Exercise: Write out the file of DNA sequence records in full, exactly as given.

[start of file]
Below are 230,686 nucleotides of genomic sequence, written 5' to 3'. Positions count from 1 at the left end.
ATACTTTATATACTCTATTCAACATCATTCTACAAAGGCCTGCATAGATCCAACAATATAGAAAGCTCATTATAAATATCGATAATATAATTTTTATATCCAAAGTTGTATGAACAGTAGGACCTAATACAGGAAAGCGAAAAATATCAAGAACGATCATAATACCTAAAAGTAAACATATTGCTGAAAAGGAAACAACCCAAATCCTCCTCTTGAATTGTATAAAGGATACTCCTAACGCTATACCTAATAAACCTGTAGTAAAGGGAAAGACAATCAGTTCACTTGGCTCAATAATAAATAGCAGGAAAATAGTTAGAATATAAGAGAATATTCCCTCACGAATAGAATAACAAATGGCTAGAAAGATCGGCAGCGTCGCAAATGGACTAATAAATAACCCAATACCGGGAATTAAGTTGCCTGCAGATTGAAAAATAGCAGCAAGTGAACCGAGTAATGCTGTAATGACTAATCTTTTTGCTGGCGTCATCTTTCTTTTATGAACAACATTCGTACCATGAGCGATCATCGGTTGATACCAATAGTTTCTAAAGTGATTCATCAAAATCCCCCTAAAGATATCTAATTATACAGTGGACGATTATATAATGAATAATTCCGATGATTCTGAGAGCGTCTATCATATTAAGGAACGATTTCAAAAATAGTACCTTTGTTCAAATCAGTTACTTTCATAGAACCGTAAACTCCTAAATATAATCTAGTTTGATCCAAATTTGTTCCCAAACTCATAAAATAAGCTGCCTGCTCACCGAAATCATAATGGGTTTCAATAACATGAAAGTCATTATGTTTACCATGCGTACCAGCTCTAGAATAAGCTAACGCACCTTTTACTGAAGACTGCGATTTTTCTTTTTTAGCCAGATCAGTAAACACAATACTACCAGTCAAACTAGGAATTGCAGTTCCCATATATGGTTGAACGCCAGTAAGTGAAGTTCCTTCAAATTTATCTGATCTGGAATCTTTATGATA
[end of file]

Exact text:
Below are 230,686 nucleotides of genomic sequence, written 5' to 3'. Positions count from 1 at the left end.
ATACTTTATATACTCTATTCAACATCATTCTACAAAGGCCTGCATAGATCCAACAATATAGAAAGCTCATTATAAATATCGATAATATAATTTTTATATCCAAAGTTGTATGAACAGTAGGACCTAATACAGGAAAGCGAAAAATATCAAGAACGATCATAATACCTAAAAGTAAACATATTGCTGAAAAGGAAACAACCCAAATCCTCCTCTTGAATTGTATAAAGGATACTCCTAACGCTATACCTAATAAACCTGTAGTAAAGGGAAAGACAATCAGTTCACTTGGCTCAATAATAAATAGCAGGAAAATAGTTAGAATATAAGAGAATATTCCCTCACGAATAGAATAACAAATGGCTAGAAAGATCGGCAGCGTCGCAAATGGACTAATAAATAACCCAATACCGGGAATTAAGTTGCCTGCAGATTGAAAAATAGCAGCAAGTGAACCGAGTAATGCTGTAATGACTAATCTTTTTGCTGGCGTCATCTTTCTTTTATGAACAACATTCGTACCATGAGCGATCATCGGTTGATACCAATAGTTTCTAAAGTGATTCATCAAAATCCCCCTAAAGATATCTAATTATACAGTGGACGATTATATAATGAATAATTCCGATGATTCTGAGAGCGTCTATCATATTAAGGAACGATTTCAAAAATAGTACCTTTGTTCAAATCAGTTACTTTCATAGAACCGTAAACTCCTAAATATAATCTAGTTTGATCCAAATTTGTTCCCAAACTCATAAAATAAGCTGCCTGCTCACCGAAATCATAATGGGTTTCAATAACATGAAAGTCATTATGTTTACCATGCGTACCAGCTCTAGAATAAGCTAACGCACCTTTTACTGAAGACTGCGATTTTTCTTTTTTAGCCAGATCAGTAAACACAATACTACCAGTCAAACTAGGAATTGCAGTTCCCATATATGGTTGAACGCCAGTAAGTGAAGTTCCTTCAAATTTATCTGATCTGGAATCTTTATGATA